Compared to other major expenditures of American households, spending on health care is a drag. In exchange for what you pay in rent or a mortgage, you get your home, and hopefully you feel good about your home. You probably have some vague happy feeling about your car. Hopefully, you enjoy some of the food you eat.
But no one enjoys health-care spending. Either it’s a regular checkup, and you’re hoping the doctor doesn’t find something wrong with you, or you’re sick, and you’re paying to get better. Doctors and nurses and clinic staff can make you feel relieved as your health improves, but it probably doesn’t feel like “fun” spending compared to going out to dinner or buying a new gadget. Spending money on health care rarely makes you happy.
In light of this, it’s understandable that Americans feel no particular warmth towards the current health-care system. Politicians cater to that general sense of dissatisfaction, by offering various reforms that will bring Americans to their preferred ideal, a system where they get the best care whenever they want it from their preferred doctors without any waiting, and somebody else pays all of the expenses.
Hawaii’s Democratic congresswoman Tulsi Gabbard offers a tweet this morning that lambastes the current system in surprisingly virulent terms: “Unfortunately, we don’t have healthcare in this country—we have sick care. We’ve created a massive for-profit entity incentivized to keep people sick and on drugs. As president, I will work to build a healthcare system incentivized to increase health and prevent & heal disease.”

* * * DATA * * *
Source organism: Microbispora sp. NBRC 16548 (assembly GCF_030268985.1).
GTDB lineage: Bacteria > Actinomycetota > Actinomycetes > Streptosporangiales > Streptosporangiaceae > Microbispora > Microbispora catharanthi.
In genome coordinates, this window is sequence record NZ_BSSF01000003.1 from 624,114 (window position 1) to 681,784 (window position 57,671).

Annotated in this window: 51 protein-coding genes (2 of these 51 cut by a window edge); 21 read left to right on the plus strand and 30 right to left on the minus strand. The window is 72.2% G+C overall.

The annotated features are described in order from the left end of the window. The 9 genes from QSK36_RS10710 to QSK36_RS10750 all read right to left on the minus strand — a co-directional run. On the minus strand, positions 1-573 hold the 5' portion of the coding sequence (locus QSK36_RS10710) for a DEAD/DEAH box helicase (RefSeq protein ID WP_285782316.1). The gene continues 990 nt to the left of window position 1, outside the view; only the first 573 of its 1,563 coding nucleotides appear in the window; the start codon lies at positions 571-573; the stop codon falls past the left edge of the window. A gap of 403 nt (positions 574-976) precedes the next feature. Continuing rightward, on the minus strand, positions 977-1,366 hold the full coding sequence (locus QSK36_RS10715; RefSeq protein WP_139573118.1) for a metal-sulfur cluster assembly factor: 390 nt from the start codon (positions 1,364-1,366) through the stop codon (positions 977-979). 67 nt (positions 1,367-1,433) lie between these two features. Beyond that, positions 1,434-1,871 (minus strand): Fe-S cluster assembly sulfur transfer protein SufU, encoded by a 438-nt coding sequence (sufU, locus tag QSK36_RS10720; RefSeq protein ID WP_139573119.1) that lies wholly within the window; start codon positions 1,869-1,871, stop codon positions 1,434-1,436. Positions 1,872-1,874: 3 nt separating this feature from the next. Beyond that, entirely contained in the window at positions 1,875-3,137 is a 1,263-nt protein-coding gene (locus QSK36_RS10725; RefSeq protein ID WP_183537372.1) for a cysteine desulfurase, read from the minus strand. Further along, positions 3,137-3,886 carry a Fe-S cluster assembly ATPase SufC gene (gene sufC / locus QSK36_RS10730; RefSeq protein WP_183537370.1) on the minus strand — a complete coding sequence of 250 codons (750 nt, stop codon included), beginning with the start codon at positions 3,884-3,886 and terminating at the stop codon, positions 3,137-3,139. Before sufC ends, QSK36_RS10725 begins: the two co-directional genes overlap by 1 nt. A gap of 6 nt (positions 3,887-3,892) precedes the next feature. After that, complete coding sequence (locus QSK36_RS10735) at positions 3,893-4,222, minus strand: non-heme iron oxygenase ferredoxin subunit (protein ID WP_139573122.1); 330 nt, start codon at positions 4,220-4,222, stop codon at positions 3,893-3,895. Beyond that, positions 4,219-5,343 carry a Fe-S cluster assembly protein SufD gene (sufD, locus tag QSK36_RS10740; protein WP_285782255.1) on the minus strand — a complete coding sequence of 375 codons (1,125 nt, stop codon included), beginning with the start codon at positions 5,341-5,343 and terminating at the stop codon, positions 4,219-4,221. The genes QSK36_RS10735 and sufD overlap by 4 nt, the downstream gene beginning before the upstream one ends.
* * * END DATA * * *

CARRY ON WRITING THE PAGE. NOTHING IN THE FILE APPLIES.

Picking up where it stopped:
Are doctors, nurses, nurse practitioners, and other medical professionals trying to keep you sick and on drugs? Do you think that they have some sort of quick-working cures and treatments and that they’re deliberately withholding them in order to ensure patients require additional medication? This line of thinking is one step away from web sites touting “miracle cures THEY don’t want you to know about.”
We can have — and are having — a discussion in the medical community about overprescribing, but doctors contend that the biggest reason they write prescriptions that may not be needed is pressure from patients. For understandable reasons, some doctors became more comfortable writing prescriptions for opioid painkillers than telling patients to live with pain. A key element of reducing overprescribing medications is changing patients’ expectations, which is not easily achieved from the Oval Office.